This leads to another question that is not being considered amidst the festoons and somersaults being staged for the recent and soon-to-be recent re-openings of two of the area’s three most important contemporary art venues: What of the Oakland and de Young Museums? The short answer is that both of these museums seem to be falling off of the contemporary art map, after decades of making regular albeit sporadic forays into the area. Granted, the Oakland Museum has recently hosted mid-career survey exhibitions of the work of Squeak Carnwath (2009) and Hung Liu (2013), but one also might note that institution’s lack of emerging artist survey exhibitions during the time of Lori Fogarty’s post 2006 directorship. In 2010, the Oakland city government hit the museum with a massive financial crisis-related budget cut. The museum, which had inaugurated a capital campaign in 2006 in support of a major renovation project, was forced to undergo a major internal restructuring that emphasized community engagement and internal collaboration between departments.
Actually, the Oakland Museum has always placed community engagement in the foreground of its operation, but the term is taking on different meanings in our age of focus-group dominated decision-making (the museum calls such focus groups “advisory councils”), meaning that challenging and risky contemporary art programs will be given short shrift owing to the lack of a vocal constituency. This too is odd, given that so many artists have been rooted out of San Francisco. Oakland has been and continues to be the inevitable destination for those artists, so maybe a new focus group is in the offing. Just as Brooklyn has become the place where many New York artists have settled after the time that almost all of Manhattan was turned into Mall of America, Oakland seems well on its way to becoming the new center for contemporary art production for northern California. Here’s hoping that the Oakland Museum can find its way to recognize this shift with programmatic initiatives that have more artistic substance than their Friday night street and cocktail parties, which are fun as far as they go, which isn’t far enough.
Ever since the untimely passing of Director John Buchanan in 2013, The de Young has been in a state of marked disorganization, which was only partially remedied by the short-term appointment of Colin Bailey—who served as the museum’s director from June 2013 to April 2015 before decamping for a post at the Morgan Library. During the past three years, there has been a remarkably high turnover of staff, and the museum’s operation has been characterized as being in a state of “Orwellian dysfunction” by curator emeritus Robert Flynn Johnson. Amid all of this apparent chaos, the de Young seems to have completely dropped its contemporary arts programing, which was never very robust, but certainly gaining some traction in the years immediately following the 2005 opening of its Herzog and de Meuron building in Golden Gate Park.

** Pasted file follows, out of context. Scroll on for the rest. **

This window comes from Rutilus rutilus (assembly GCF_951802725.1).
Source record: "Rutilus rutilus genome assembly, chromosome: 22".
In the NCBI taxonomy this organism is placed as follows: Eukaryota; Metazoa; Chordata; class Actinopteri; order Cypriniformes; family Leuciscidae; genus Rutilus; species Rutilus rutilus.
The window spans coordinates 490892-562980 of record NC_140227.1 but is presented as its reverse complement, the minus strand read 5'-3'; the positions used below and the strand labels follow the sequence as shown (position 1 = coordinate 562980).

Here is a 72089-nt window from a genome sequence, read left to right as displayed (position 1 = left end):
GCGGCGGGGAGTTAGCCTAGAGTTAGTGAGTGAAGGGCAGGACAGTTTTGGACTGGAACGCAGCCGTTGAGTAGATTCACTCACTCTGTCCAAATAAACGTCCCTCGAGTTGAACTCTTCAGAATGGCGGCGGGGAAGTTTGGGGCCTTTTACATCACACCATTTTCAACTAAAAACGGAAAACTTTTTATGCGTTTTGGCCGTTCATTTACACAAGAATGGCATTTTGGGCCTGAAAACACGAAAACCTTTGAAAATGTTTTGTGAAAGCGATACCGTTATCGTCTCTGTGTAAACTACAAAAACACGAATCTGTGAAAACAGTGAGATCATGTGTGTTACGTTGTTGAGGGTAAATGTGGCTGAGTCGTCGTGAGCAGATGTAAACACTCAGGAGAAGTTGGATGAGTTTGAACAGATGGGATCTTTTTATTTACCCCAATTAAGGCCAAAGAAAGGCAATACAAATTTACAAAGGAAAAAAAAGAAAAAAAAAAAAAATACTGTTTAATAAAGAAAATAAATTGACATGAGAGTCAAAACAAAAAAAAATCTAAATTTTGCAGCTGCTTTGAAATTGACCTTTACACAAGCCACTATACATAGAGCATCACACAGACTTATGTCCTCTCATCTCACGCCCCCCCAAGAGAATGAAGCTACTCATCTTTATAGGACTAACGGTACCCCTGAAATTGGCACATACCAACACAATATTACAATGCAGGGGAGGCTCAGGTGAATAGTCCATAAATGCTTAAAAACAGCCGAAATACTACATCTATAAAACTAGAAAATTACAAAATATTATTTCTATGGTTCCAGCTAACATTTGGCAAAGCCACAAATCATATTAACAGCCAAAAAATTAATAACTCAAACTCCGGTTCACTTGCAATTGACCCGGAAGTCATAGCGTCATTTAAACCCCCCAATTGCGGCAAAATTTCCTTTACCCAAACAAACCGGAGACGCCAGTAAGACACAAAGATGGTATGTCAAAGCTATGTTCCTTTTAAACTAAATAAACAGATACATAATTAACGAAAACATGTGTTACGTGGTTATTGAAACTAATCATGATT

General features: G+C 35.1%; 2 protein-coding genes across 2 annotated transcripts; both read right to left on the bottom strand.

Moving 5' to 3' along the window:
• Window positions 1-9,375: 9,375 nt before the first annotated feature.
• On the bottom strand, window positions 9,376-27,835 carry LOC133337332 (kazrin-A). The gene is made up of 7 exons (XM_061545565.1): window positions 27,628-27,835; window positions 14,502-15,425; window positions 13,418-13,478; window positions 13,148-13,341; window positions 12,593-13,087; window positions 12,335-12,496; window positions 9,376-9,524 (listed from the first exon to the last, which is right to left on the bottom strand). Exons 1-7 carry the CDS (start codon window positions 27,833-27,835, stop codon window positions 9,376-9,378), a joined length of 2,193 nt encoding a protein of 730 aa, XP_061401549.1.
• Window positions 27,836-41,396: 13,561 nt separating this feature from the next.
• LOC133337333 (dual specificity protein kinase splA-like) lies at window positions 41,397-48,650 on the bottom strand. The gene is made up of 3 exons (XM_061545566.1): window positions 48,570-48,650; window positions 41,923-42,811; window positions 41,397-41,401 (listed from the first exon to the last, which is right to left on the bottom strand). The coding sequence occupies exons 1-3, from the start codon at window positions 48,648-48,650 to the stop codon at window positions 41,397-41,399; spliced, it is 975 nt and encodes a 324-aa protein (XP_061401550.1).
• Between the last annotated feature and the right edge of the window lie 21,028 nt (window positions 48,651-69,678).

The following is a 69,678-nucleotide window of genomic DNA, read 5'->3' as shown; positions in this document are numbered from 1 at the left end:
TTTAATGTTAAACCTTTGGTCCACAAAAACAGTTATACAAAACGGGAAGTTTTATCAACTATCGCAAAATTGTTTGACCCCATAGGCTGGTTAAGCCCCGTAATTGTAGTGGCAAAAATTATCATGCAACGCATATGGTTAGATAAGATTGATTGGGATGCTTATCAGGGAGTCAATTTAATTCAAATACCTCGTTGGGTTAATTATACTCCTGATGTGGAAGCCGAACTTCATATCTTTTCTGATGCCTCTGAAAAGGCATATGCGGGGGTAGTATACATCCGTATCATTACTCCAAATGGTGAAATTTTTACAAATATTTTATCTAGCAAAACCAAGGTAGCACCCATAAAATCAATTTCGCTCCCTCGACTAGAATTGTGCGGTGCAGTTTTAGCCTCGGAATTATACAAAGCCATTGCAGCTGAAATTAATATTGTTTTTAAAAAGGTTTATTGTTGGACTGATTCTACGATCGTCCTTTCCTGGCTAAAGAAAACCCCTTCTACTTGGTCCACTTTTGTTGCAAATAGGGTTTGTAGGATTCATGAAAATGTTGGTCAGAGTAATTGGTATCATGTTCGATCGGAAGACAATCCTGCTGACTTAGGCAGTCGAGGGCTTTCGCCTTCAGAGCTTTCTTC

In 2013, the City and County of San Francisco conducted an audit of the museum’s activities, and found considerable fault with the state of its operations.1 Since that time, several lawsuits have been filed and are awaiting resolution, but now, the museum seems to have an even bigger problem: it is now being investigated by the office of the California Attorney General Kamala Harris for an allegedly illegal misuse of funds and an even more illegal dismissal of a financial officer for refusing to cover-up said misuse. Most likely, not much will come of this investigation after whatever substance it has evaporates into the vapors of non-disclosure statements and campaign contributions—but in some ways the damage has already been done. Even if the museum can dodge the charge of criminal wrongdoing, it still needs to sustain its accreditation from the American Alliance of Museums, and that organization frowns on both the reality and appearance of professional malfeasance, especially if it seems to be part of a widespread and longstanding pattern. There is no real danger of the de Young losing its accreditation, but amid the language of commendation and recommendation that accreditors use, one can sometimes find veiled threats that generate concern on the part of funders and potential donors. And none of this takes into account how the recent downturn of the global equities market will impact the climate in which local arts institutions operate. I cannot imagine anything positive, but I am sure that there will be no real hope coming from any level of government.